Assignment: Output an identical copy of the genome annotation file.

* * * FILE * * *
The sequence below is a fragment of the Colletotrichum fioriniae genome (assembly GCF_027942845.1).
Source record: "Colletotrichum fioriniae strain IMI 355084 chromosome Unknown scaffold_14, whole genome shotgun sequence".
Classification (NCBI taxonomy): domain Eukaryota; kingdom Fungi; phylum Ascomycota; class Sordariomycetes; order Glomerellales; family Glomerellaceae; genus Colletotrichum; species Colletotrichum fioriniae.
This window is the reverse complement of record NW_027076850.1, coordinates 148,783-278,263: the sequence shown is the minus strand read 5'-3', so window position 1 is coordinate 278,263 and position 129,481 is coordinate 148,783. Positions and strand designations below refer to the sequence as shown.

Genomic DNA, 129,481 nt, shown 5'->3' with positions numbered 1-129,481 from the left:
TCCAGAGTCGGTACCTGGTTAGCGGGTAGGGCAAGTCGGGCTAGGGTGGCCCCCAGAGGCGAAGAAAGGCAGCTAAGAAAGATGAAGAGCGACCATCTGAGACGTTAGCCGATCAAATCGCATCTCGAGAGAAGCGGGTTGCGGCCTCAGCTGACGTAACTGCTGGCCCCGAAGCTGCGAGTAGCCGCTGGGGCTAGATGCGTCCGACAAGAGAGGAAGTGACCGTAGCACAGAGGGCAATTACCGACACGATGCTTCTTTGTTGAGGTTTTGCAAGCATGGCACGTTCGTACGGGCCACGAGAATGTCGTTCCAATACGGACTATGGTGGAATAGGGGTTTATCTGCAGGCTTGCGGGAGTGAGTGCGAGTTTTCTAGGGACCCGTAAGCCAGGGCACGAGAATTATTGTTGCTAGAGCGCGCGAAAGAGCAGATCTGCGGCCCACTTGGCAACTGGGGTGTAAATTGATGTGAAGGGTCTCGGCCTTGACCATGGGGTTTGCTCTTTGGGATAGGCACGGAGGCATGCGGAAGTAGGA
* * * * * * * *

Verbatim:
The sequence below is a fragment of the Colletotrichum fioriniae genome (assembly GCF_027942845.1).
Source record: "Colletotrichum fioriniae strain IMI 355084 chromosome Unknown scaffold_14, whole genome shotgun sequence".
Classification (NCBI taxonomy): domain Eukaryota; kingdom Fungi; phylum Ascomycota; class Sordariomycetes; order Glomerellales; family Glomerellaceae; genus Colletotrichum; species Colletotrichum fioriniae.
This window is the reverse complement of record NW_027076850.1, coordinates 148,783-278,263: the sequence shown is the minus strand read 5'-3', so window position 1 is coordinate 278,263 and position 129,481 is coordinate 148,783. Positions and strand designations below refer to the sequence as shown.

Genomic DNA, 129,481 nt, shown 5'->3' with positions numbered 1-129,481 from the left:
TCCAGAGTCGGTACCTGGTTAGCGGGTAGGGCAAGTCGGGCTAGGGTGGCCCCCAGAGGCGAAGAAAGGCAGCTAAGAAAGATGAAGAGCGACCATCTGAGACGTTAGCCGATCAAATCGCATCTCGAGAGAAGCGGGTTGCGGCCTCAGCTGACGTAACTGCTGGCCCCGAAGCTGCGAGTAGCCGCTGGGGCTAGATGCGTCCGACAAGAGAGGAAGTGACCGTAGCACAGAGGGCAATTACCGACACGATGCTTCTTTGTTGAGGTTTTGCAAGCATGGCACGTTCGTACGGGCCACGAGAATGTCGTTCCAATACGGACTATGGTGGAATAGGGGTTTATCTGCAGGCTTGCGGGAGTGAGTGCGAGTTTTCTAGGGACCCGTAAGCCAGGGCACGAGAATTATTGTTGCTAGAGCGCGCGAAAGAGCAGATCTGCGGCCCACTTGGCAACTGGGGTGTAAATTGATGTGAAGGGTCTCGGCCTTGACCATGGGGTTTGCTCTTTGGGATAGGCACGGAGGCATGCGGAAGTAGGA